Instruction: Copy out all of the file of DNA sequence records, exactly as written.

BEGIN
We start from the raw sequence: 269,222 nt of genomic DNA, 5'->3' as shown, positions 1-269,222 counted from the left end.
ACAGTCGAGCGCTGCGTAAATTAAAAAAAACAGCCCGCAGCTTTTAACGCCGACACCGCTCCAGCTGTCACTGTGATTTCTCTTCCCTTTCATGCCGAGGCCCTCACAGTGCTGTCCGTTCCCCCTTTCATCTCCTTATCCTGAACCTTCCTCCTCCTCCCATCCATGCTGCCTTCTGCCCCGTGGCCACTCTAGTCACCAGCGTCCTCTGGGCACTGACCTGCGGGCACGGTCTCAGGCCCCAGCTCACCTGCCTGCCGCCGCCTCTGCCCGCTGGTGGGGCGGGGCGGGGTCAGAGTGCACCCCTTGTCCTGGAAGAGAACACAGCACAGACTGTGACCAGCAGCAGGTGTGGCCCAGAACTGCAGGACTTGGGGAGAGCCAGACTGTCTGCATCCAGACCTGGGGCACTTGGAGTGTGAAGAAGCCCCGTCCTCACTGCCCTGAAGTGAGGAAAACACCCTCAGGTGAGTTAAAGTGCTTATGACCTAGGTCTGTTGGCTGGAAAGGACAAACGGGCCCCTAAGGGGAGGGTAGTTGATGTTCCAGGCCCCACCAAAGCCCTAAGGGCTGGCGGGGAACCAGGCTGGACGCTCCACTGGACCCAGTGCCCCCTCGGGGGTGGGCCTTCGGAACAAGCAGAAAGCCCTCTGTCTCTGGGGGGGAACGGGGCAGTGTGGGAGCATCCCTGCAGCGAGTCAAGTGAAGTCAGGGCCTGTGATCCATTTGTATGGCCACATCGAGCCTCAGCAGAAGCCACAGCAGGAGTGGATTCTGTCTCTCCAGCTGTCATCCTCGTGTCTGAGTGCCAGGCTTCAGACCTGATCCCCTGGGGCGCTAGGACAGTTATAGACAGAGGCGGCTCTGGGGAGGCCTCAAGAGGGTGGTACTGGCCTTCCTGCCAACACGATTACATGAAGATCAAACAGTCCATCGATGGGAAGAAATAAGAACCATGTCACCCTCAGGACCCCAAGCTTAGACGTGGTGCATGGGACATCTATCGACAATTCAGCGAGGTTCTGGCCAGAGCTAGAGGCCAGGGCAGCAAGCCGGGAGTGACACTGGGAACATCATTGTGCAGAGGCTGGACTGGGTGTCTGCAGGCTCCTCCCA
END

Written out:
We start from the raw sequence: 269,222 nt of genomic DNA, 5'->3' as shown, positions 1-269,222 counted from the left end.
ACAGTCGAGCGCTGCGTAAATTAAAAAAAACAGCCCGCAGCTTTTAACGCCGACACCGCTCCAGCTGTCACTGTGATTTCTCTTCCCTTTCATGCCGAGGCCCTCACAGTGCTGTCCGTTCCCCCTTTCATCTCCTTATCCTGAACCTTCCTCCTCCTCCCATCCATGCTGCCTTCTGCCCCGTGGCCACTCTAGTCACCAGCGTCCTCTGGGCACTGACCTGCGGGCACGGTCTCAGGCCCCAGCTCACCTGCCTGCCGCCGCCTCTGCCCGCTGGTGGGGCGGGGCGGGGTCAGAGTGCACCCCTTGTCCTGGAAGAGAACACAGCACAGACTGTGACCAGCAGCAGGTGTGGCCCAGAACTGCAGGACTTGGGGAGAGCCAGACTGTCTGCATCCAGACCTGGGGCACTTGGAGTGTGAAGAAGCCCCGTCCTCACTGCCCTGAAGTGAGGAAAACACCCTCAGGTGAGTTAAAGTGCTTATGACCTAGGTCTGTTGGCTGGAAAGGACAAACGGGCCCCTAAGGGGAGGGTAGTTGATGTTCCAGGCCCCACCAAAGCCCTAAGGGCTGGCGGGGAACCAGGCTGGACGCTCCACTGGACCCAGTGCCCCCTCGGGGGTGGGCCTTCGGAACAAGCAGAAAGCCCTCTGTCTCTGGGGGGGAACGGGGCAGTGTGGGAGCATCCCTGCAGCGAGTCAAGTGAAGTCAGGGCCTGTGATCCATTTGTATGGCCACATCGAGCCTCAGCAGAAGCCACAGCAGGAGTGGATTCTGTCTCTCCAGCTGTCATCCTCGTGTCTGAGTGCCAGGCTTCAGACCTGATCCCCTGGGGCGCTAGGACAGTTATAGACAGAGGCGGCTCTGGGGAGGCCTCAAGAGGGTGGTACTGGCCTTCCTGCCAACACGATTACATGAAGATCAAACAGTCCATCGATGGGAAGAAATAAGAACCATGTCACCCTCAGGACCCCAAGCTTAGACGTGGTGCATGGGACATCTATCGACAATTCAGCGAGGTTCTGGCCAGAGCTAGAGGCCAGGGCAGCAAGCCGGGAGTGACACTGGGAACATCATTGTGCAGAGGCTGGACTGGGTGTCTGCAGGCTCCTCCCA